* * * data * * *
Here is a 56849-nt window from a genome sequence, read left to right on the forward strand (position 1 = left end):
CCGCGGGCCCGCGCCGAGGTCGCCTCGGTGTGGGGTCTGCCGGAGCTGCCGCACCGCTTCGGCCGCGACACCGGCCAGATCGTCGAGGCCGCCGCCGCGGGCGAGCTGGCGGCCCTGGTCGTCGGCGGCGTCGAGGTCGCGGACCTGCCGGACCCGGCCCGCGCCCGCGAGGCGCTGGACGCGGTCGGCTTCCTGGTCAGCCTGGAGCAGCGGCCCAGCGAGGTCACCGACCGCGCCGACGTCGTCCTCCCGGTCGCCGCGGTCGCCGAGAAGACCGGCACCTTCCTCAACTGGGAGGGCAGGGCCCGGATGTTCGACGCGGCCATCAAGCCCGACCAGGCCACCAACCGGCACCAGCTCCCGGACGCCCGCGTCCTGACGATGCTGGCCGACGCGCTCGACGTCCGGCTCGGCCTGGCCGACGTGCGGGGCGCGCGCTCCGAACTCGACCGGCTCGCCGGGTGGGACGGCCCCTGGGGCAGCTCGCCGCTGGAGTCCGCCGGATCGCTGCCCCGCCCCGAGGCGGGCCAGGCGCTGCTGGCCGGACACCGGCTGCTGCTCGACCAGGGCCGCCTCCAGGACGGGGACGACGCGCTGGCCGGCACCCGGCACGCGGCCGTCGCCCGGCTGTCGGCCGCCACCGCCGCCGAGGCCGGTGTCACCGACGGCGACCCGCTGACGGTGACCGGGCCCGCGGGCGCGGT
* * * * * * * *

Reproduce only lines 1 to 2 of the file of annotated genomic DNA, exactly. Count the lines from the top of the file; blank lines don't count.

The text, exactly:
Here is a 56849-nt window from a genome sequence, read left to right on the forward strand (position 1 = left end):
CCGCGGGCCCGCGCCGAGGTCGCCTCGGTGTGGGGTCTGCCGGAGCTGCCGCACCGCTTCGGCCGCGACACCGGCCAGATCGTCGAGGCCGCCGCCGCGGGCGAGCTGGCGGCCCTGGTCGTCGGCGGCGTCGAGGTCGCGGACCTGCCGGACCCGGCCCGCGCCCGCGAGGCGCTGGACGCGGTCGGCTTCCTGGTCAGCCTGGAGCAGCGGCCCAGCGAGGTCACCGACCGCGCCGACGTCGTCCTCCCGGTCGCCGCGGTCGCCGAGAAGACCGGCACCTTCCTCAACTGGGAGGGCAGGGCCCGGATGTTCGACGCGGCCATCAAGCCCGACCAGGCCACCAACCGGCACCAGCTCCCGGACGCCCGCGTCCTGACGATGCTGGCCGACGCGCTCGACGTCCGGCTCGGCCTGGCCGACGTGCGGGGCGCGCGCTCCGAACTCGACCGGCTCGCCGGGTGGGACGGCCCCTGGGGCAGCTCGCCGCTGGAGTCCGCCGGATCGCTGCCCCGCCCCGAGGCGGGCCAGGCGCTGCTGGCCGGACACCGGCTGCTGCTCGACCAGGGCCGCCTCCAGGACGGGGACGACGCGCTGGCCGGCACCCGGCACGCGGCCGTCGCCCGGCTGTCGGCCGCCACCGCCGCCGAGGCCGGTGTCACCGACGGCGACCCGCTGACGGTGACCGGGCCCGCGGGCGCGGT